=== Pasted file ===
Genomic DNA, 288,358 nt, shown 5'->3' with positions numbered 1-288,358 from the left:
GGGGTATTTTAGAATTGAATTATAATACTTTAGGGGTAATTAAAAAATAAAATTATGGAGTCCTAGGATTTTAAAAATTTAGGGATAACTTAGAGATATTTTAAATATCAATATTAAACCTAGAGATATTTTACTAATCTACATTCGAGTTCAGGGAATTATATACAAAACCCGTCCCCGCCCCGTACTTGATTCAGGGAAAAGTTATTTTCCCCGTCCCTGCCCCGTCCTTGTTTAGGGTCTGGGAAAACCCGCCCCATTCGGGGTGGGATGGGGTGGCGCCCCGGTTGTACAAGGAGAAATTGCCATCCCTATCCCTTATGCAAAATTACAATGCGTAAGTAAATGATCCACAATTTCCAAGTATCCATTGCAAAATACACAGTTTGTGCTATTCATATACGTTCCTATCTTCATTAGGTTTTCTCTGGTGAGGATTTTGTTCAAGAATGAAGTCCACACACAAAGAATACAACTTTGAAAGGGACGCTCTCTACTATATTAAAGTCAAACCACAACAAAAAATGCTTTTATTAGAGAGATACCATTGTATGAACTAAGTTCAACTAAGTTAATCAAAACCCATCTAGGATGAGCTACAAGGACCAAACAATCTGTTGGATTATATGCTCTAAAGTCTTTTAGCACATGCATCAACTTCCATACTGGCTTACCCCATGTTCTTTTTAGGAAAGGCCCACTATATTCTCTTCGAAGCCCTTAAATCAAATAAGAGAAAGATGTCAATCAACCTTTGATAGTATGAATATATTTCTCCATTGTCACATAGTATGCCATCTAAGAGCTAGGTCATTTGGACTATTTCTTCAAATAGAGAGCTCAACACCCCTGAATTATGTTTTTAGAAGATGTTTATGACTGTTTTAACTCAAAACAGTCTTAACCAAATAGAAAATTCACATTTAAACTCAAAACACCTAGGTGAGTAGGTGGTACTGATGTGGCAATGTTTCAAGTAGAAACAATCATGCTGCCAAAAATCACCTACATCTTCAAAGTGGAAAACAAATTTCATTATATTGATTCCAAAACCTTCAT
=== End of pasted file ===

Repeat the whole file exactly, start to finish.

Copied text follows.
Genomic DNA, 288,358 nt, shown 5'->3' with positions numbered 1-288,358 from the left:
GGGGTATTTTAGAATTGAATTATAATACTTTAGGGGTAATTAAAAAATAAAATTATGGAGTCCTAGGATTTTAAAAATTTAGGGATAACTTAGAGATATTTTAAATATCAATATTAAACCTAGAGATATTTTACTAATCTACATTCGAGTTCAGGGAATTATATACAAAACCCGTCCCCGCCCCGTACTTGATTCAGGGAAAAGTTATTTTCCCCGTCCCTGCCCCGTCCTTGTTTAGGGTCTGGGAAAACCCGCCCCATTCGGGGTGGGATGGGGTGGCGCCCCGGTTGTACAAGGAGAAATTGCCATCCCTATCCCTTATGCAAAATTACAATGCGTAAGTAAATGATCCACAATTTCCAAGTATCCATTGCAAAATACACAGTTTGTGCTATTCATATACGTTCCTATCTTCATTAGGTTTTCTCTGGTGAGGATTTTGTTCAAGAATGAAGTCCACACACAAAGAATACAACTTTGAAAGGGACGCTCTCTACTATATTAAAGTCAAACCACAACAAAAAATGCTTTTATTAGAGAGATACCATTGTATGAACTAAGTTCAACTAAGTTAATCAAAACCCATCTAGGATGAGCTACAAGGACCAAACAATCTGTTGGATTATATGCTCTAAAGTCTTTTAGCACATGCATCAACTTCCATACTGGCTTACCCCATGTTCTTTTTAGGAAAGGCCCACTATATTCTCTTCGAAGCCCTTAAATCAAATAAGAGAAAGATGTCAATCAACCTTTGATAGTATGAATATATTTCTCCATTGTCACATAGTATGCCATCTAAGAGCTAGGTCATTTGGACTATTTCTTCAAATAGAGAGCTCAACACCCCTGAATTATGTTTTTAGAAGATGTTTATGACTGTTTTAACTCAAAACAGTCTTAACCAAATAGAAAATTCACATTTAAACTCAAAACACCTAGGTGAGTAGGTGGTACTGATGTGGCAATGTTTCAAGTAGAAACAATCATGCTGCCAAAAATCACCTACATCTTCAAAGTGGAAAACAAATTTCATTATATTGATTCCAAAACCTTCAT